Sunday, August 28, 2011

I don't know what scares you, but Brett Sokolow scares me

Sandy Hingston proved that the sexual grievance industry isn't some imaginary bogeyman concocted by rape apologists, but that it's alive and well and living on campus, and that mothers and fathers of college-aged sons should be afraid. Very afraid. Read Hingston's New Rules of College Sex here.

If Hingston is correct, the leader of this industry is a Villanova law grad from Malvern, Pennsylvania -- a sexual assault activist and a true believer who has capitalized on his convictions named Brett Sokolow.

Hingston writes: "IF YOU'RE CURIOUS as to how student sexual misconduct became a federal civil-rights liability for colleges, the man with the answer is perched in shorts and bare feet on a big, comfy sofa in the vault-ceilinged living room of his stone home in Malvern. Brett Sokolow, a ’97 Villanova Law grad, is founder of the National Center for Higher Education Risk Management, or NCHERM (pronounced 'en-kerm'). For more than a decade, the genial 39-year-old has been warning colleges and -universities—he’s of counsel to more than 20, and has advised thousands—that the day was coming when courts would allow Title IX claims against them for sexual assaults. 'The ‘Dear Colleague’ letter was one of the most important moments of my professional life,' he says."

Here's the chilling part. One of Sokolow's models for sexual assault judicial procedures is the NCHERM CAMPUS SEXUAL MISCONDUCT JUDICIAL TRAINING MANUAL (now in revision, so download this version quickly) found here:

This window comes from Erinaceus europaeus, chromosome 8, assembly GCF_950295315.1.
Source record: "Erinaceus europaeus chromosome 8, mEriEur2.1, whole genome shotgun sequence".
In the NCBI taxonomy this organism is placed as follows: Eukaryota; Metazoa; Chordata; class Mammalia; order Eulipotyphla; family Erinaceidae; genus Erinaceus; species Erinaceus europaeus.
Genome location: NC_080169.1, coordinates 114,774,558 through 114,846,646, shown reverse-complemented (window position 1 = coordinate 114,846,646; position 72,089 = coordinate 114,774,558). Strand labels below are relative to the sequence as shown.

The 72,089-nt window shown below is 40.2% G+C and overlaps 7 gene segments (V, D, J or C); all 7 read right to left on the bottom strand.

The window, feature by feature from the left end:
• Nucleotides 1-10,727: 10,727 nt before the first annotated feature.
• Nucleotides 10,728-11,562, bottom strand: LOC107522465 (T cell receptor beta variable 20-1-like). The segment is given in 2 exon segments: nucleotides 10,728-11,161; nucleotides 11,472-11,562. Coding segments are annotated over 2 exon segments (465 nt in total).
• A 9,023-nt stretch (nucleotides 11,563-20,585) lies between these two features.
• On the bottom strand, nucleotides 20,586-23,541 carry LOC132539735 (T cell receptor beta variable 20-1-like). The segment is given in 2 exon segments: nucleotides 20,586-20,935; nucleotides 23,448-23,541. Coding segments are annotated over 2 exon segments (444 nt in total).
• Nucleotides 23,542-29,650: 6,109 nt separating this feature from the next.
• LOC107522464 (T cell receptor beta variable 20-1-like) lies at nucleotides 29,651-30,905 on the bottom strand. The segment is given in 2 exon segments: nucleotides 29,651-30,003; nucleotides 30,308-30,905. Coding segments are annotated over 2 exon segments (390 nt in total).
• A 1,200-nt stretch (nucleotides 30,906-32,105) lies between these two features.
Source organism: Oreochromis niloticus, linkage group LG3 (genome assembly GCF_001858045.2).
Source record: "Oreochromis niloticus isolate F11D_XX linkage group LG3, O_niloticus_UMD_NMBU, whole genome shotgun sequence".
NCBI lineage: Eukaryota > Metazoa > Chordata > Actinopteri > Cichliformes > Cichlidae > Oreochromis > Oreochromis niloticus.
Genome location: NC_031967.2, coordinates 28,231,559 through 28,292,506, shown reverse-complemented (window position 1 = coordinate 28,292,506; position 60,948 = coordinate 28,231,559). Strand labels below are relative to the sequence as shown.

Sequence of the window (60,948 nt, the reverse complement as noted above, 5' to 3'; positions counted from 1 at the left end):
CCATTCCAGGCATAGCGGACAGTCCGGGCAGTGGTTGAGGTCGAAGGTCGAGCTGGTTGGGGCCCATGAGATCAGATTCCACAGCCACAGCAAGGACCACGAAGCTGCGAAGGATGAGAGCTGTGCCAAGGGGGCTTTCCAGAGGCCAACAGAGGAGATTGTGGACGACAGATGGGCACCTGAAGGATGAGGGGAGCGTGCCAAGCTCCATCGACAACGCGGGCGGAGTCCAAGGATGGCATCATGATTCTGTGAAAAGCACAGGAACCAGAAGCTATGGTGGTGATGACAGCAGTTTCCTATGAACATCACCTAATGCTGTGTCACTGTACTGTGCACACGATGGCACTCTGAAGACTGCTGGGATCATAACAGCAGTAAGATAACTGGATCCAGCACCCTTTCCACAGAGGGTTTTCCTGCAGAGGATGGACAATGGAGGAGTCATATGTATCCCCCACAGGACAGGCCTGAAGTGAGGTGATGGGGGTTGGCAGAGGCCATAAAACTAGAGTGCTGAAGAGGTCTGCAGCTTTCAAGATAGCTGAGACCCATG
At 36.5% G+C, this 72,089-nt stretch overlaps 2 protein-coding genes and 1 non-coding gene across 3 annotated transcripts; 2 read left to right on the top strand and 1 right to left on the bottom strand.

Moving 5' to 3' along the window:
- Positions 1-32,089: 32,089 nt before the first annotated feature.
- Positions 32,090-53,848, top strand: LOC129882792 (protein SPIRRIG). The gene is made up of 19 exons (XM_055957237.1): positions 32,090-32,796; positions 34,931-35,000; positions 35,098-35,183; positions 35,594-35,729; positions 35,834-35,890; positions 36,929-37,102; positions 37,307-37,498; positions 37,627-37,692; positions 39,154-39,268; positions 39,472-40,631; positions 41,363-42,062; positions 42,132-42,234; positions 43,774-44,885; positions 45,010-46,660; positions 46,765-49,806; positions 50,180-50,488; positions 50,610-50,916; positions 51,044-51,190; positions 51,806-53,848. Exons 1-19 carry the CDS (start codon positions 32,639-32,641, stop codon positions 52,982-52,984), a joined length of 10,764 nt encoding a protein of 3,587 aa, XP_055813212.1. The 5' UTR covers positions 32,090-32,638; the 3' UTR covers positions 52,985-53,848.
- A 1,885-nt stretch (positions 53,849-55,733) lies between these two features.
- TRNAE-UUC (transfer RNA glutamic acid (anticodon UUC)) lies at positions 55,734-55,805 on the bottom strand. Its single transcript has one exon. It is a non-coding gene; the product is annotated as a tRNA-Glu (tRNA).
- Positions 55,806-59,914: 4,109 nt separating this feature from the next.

We will have much to say about this document, and others written by Mr. Sokolow, but for now, let us focus on just one: Mr. Sokolow's take on whether the "clear and convincing" standard of proof or the "preponderance of the evidence" standard should be used in college disciplinary hearings for sexual assault. Don't trust my characterization -- read for yourself on pages 21-22.

The gist of it is that Mr. Sokolow understands why some colleges want to use the higher "clear and convincing" standard due to considerations of "fairness" for accused students who might be expelled. However, he declares, that is not the best practice because the clear and convincing standard doesn't allow the "victim" (his word) to "win" under certain sexual assault scenarios.

Let that sink in. Sokolow seems to understand the concern about the danger of punishing the presumptively innocent, but dismisses it in the face of his fear that "victims" can't "win" with the "clear and convincing" standard.

And Blackstone's formulation (it is "better that ten guilty persons escape than that one innocent suffer," Commentaries on the Laws of England, 1765) -- which, I'd guess, young Mr. Sokolow doesn't think should apply in this setting -- is not a concern.

I don't know what scares you, but Brett Sokolow scares me.